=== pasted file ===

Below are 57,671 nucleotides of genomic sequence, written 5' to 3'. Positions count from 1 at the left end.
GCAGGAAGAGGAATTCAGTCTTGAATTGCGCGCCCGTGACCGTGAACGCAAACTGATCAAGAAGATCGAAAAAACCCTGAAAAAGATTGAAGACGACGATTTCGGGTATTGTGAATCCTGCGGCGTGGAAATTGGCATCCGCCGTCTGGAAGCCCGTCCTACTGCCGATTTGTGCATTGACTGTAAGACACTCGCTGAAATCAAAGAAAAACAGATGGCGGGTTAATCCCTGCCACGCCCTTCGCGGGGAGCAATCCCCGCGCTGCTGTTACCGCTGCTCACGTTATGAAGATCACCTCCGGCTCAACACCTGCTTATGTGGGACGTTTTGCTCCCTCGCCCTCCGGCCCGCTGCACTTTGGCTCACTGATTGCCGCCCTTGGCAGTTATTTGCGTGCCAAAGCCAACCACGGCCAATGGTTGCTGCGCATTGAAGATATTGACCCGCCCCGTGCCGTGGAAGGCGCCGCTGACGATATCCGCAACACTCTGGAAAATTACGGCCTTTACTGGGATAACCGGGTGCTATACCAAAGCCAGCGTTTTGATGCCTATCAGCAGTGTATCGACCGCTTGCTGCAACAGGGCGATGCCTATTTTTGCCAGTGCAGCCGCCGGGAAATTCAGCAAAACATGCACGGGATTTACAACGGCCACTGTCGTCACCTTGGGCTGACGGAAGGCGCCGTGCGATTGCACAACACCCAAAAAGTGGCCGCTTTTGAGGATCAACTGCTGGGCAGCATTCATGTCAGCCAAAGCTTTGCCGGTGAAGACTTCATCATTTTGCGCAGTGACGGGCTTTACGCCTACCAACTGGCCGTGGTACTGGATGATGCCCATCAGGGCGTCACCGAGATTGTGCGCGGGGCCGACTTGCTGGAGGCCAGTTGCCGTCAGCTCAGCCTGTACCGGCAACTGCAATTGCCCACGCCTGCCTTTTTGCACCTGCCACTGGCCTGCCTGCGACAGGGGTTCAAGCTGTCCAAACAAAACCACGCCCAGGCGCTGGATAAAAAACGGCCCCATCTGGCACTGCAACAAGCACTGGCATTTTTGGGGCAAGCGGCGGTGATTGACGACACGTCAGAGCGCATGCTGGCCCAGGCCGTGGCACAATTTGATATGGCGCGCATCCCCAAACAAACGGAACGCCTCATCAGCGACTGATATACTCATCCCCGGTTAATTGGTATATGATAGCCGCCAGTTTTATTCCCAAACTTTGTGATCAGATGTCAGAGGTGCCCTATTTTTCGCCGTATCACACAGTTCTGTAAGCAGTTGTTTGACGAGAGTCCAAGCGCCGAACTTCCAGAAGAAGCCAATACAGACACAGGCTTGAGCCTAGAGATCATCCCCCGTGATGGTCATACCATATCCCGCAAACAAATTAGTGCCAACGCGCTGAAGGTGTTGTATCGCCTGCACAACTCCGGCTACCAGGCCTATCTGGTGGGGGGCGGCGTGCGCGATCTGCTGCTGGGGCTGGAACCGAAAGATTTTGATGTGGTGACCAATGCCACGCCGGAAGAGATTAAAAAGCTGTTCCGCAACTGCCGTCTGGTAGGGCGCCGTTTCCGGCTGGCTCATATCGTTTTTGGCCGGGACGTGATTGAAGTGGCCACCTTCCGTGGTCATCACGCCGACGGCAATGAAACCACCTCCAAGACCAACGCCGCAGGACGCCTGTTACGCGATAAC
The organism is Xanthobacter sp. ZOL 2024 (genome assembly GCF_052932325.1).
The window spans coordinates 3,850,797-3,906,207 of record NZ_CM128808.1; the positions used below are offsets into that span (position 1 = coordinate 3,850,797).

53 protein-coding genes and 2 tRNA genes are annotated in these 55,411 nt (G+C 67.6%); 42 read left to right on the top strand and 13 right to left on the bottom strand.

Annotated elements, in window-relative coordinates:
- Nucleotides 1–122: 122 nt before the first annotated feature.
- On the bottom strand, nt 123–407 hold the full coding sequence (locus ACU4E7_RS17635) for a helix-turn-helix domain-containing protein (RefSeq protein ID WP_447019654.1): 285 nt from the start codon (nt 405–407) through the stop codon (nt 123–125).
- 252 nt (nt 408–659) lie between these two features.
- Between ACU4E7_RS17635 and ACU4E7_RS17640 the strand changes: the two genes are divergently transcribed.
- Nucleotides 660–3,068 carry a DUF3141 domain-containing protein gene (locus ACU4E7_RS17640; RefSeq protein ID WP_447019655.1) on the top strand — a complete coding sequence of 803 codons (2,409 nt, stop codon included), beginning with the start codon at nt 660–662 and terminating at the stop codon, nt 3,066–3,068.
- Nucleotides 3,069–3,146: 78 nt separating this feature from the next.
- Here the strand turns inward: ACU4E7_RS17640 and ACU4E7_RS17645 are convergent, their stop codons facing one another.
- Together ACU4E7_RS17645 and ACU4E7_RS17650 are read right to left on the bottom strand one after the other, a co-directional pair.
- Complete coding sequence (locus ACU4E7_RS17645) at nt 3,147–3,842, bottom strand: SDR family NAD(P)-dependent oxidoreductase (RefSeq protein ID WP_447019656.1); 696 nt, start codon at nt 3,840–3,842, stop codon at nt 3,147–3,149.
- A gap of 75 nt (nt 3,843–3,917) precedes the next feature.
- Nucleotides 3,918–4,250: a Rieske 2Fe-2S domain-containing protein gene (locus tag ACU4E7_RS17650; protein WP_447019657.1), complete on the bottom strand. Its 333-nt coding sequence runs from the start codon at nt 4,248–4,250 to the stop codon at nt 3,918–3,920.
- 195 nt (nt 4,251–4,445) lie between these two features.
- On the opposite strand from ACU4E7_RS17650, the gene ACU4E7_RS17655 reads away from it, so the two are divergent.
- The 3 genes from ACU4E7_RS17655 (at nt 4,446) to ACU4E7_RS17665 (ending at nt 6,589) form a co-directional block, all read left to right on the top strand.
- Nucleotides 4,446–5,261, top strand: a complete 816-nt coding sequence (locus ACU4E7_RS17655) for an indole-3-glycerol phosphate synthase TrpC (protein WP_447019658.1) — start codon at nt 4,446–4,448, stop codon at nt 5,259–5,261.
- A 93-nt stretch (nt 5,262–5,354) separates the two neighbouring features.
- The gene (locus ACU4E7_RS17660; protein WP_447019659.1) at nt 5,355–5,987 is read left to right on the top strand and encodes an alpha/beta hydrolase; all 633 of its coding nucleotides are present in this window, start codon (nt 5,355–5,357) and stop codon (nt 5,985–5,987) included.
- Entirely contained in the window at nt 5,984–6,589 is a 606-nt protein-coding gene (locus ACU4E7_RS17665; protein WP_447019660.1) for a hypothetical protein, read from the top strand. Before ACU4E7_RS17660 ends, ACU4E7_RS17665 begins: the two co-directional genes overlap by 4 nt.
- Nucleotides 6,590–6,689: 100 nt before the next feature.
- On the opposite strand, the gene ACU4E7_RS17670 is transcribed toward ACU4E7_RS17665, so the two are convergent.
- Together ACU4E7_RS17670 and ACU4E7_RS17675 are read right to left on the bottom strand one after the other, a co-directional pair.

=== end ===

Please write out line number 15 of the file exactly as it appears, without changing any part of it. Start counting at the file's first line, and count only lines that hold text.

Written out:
- Complete coding sequence (locus ACU4E7_RS17645) at nt 3,147–3,842, bottom strand: SDR family NAD(P)-dependent oxidoreductase (RefSeq protein ID WP_447019656.1); 696 nt, start codon at nt 3,840–3,842, stop codon at nt 3,147–3,149.